Meet the Badass Stars of Oscar-Winning ‘Period. End of Sentence.’
These women – who starred in ‘Period. End of Sentence.’ – are challenging the taboo over menstruation.

Meet the Badass Stars of Oscar-Winning ‘Period. End of Sentence.’

Cameraperson: Nitin Chopra

Video Editor: Purnendu Pritam

'Period. End of Sentence.' won an oscar for the best documentary under short subject category this year. The film was shot in Kathikhera, a small village near Hapur district of Uttar Pradesh. The documentary may have brought to attention the state of menstrual hygiene in rural India and the taboo over periods, but another story remains untold. The story of the women who made it happen. The women who are striving to stand on their own feet in their own individual manner.

(Photo: The Quint)
Some 10 grams of cotton is used to make each pad.
(Photo: The Quint)
The cotton is then moulded in the shape of a pad.
(Photo: The Quint)
The pads are pressed in machines to make them thinner and intact.
(Photo: The Quint)
They are then put together with glue.
(Photo: The Quint)
These pads are biodegradable.
(Photo: The Quint)
The wings of these pads are manually shaped.
(Photo: The Quint)
Pads are then sanitised and finally packed.

A Quiet Revolution in Their Village and Beyond

It began in 2017, when a small sanitary pad-manufacturing machine was installed in Kathikhera with the help of Delhi-based NGO Action India. The Quint visited Kathikhera and its neighbouring village Soodna to meet the women, who have challenged the idea of shame associated with menstruation.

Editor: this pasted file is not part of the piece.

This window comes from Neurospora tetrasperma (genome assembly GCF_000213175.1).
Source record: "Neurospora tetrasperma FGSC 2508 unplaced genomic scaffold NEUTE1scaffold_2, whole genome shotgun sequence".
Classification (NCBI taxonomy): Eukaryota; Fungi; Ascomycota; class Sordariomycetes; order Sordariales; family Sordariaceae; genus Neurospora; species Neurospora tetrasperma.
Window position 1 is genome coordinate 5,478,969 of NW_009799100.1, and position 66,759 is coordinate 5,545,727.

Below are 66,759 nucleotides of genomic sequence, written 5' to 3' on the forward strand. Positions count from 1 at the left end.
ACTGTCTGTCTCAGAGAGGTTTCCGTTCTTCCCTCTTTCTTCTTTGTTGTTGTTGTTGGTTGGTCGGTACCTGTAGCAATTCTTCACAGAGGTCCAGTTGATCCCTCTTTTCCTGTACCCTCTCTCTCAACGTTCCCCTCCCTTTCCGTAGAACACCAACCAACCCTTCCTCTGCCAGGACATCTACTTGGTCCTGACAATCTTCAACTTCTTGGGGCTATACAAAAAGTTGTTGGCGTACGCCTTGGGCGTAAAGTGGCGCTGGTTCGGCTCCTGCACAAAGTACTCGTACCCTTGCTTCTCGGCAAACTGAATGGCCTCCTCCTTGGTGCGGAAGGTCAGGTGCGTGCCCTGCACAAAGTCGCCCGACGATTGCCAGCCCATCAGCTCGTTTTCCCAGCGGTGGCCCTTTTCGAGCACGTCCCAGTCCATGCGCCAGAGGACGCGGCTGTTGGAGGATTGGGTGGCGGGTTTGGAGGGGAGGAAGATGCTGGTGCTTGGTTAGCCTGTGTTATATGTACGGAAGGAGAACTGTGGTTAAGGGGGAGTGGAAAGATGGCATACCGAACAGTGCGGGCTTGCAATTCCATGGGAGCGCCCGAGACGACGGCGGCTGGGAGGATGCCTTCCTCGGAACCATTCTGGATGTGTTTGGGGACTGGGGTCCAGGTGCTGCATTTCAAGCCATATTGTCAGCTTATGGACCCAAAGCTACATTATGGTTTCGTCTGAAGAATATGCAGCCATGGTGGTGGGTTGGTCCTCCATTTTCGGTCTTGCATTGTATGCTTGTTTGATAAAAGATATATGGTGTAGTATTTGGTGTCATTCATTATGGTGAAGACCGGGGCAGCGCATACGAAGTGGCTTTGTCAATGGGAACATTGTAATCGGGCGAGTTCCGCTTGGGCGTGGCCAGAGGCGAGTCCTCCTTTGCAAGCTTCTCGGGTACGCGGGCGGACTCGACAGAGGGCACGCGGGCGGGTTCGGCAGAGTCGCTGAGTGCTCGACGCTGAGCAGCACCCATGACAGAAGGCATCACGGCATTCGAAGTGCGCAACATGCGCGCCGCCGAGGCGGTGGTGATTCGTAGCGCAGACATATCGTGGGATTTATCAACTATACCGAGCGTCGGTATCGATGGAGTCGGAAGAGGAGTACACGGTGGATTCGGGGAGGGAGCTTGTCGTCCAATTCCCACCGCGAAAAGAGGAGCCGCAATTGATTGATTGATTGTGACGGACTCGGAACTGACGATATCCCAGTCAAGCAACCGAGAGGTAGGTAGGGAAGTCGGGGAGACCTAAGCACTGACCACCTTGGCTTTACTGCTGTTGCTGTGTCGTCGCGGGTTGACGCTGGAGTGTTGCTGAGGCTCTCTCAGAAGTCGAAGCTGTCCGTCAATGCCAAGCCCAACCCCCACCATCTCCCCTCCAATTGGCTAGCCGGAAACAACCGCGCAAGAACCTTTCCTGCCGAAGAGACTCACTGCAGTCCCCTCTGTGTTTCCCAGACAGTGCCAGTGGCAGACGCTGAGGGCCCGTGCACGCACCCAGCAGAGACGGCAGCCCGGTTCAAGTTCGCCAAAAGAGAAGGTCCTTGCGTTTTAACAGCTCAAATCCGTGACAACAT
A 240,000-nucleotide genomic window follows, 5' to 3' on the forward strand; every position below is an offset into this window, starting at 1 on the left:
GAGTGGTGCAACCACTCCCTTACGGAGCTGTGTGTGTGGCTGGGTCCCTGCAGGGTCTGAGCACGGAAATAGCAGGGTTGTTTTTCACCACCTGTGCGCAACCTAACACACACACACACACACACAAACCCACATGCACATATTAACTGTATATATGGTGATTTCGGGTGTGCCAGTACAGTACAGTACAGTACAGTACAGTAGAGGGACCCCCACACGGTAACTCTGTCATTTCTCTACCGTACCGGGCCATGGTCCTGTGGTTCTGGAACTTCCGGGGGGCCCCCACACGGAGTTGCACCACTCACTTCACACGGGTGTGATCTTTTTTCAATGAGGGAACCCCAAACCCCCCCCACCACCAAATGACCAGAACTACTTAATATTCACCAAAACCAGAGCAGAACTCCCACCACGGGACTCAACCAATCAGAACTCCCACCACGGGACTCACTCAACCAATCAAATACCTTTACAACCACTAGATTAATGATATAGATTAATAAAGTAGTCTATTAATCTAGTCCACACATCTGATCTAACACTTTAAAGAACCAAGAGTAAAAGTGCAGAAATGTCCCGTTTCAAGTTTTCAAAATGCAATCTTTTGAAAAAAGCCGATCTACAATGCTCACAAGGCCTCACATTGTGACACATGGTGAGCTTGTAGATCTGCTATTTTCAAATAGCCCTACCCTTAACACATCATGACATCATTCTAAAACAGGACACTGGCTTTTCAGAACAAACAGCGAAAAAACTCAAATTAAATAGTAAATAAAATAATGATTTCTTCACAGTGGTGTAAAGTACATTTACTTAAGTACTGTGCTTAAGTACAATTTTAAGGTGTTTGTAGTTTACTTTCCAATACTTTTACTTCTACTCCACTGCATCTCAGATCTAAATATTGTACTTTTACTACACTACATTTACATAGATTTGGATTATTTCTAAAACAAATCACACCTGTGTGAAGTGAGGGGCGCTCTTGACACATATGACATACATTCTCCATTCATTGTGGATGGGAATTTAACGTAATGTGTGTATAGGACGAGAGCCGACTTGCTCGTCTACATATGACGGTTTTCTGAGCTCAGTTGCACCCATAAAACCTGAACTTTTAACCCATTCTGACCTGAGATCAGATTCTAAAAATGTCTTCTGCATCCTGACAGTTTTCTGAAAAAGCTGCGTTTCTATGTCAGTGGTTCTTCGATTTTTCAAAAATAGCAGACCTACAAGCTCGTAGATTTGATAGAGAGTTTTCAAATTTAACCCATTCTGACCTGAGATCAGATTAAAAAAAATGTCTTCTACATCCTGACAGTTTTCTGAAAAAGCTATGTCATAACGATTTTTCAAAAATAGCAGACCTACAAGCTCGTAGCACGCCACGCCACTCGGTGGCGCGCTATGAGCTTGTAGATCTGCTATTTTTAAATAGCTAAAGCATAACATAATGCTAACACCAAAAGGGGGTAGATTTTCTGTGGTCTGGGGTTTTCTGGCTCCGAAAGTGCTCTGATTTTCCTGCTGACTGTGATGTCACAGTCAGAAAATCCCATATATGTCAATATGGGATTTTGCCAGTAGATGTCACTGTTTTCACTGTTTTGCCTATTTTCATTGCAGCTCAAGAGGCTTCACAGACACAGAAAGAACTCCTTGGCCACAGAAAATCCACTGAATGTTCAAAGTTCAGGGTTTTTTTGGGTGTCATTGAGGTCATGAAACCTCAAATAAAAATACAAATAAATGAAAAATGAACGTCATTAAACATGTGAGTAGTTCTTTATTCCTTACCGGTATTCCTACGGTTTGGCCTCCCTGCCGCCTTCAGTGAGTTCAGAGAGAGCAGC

Shabana, an area coordinator with Action India, has been working in Kathikhera for more than 20 years now. She said:

“The pad project created a ruckus in the village. Cameras followed soon after the machines were installed. People also called the project illegal. They (people from the village) said they would not let us set the machine. We faced a lot of opposition.”   
(Photo: The Quint)
Sabla Mahila Udyog, where women of Kathikhera manufacture sanitary napkins.

Eventually, a small factory was set up in Kathikhera, and they wanted to employ women.

Action India’s field employee Suman recalls the challenges they faced in the nascent stages. “People started laughing at us and questioning if a sanitary pad manufacturing machine would actually get installed in the village. In fact, we would joke among ourselves about it, about how we will make pads,” she added.

“The biggest achievement is that this is the first kind of employment opportunity in our village, especially for women. We were very excited that something has especially emerged for us. This is my first job. It was a really big deal to me.”
Sneh, Employee  
(Photo: The Quint)
These women go door-to-door selling pads and explaining women the benefits of using them.

After success in Kathikhera, another machine was installed in September 2018 in Soodna, a neighbouring village 15 km away.

Today, the two units employ 7 women each, who work from 9am to 6 pm, six days a week, and earn Rs 2,000-2,500 per month.

But that’s not it.

Their Journey Is Not Over

Rakhi, a factory employee who manages the unit in Kathikhera, said that they pull extra hours on Sundays if they fail to achieve their target of manufacturing 600 pads per day.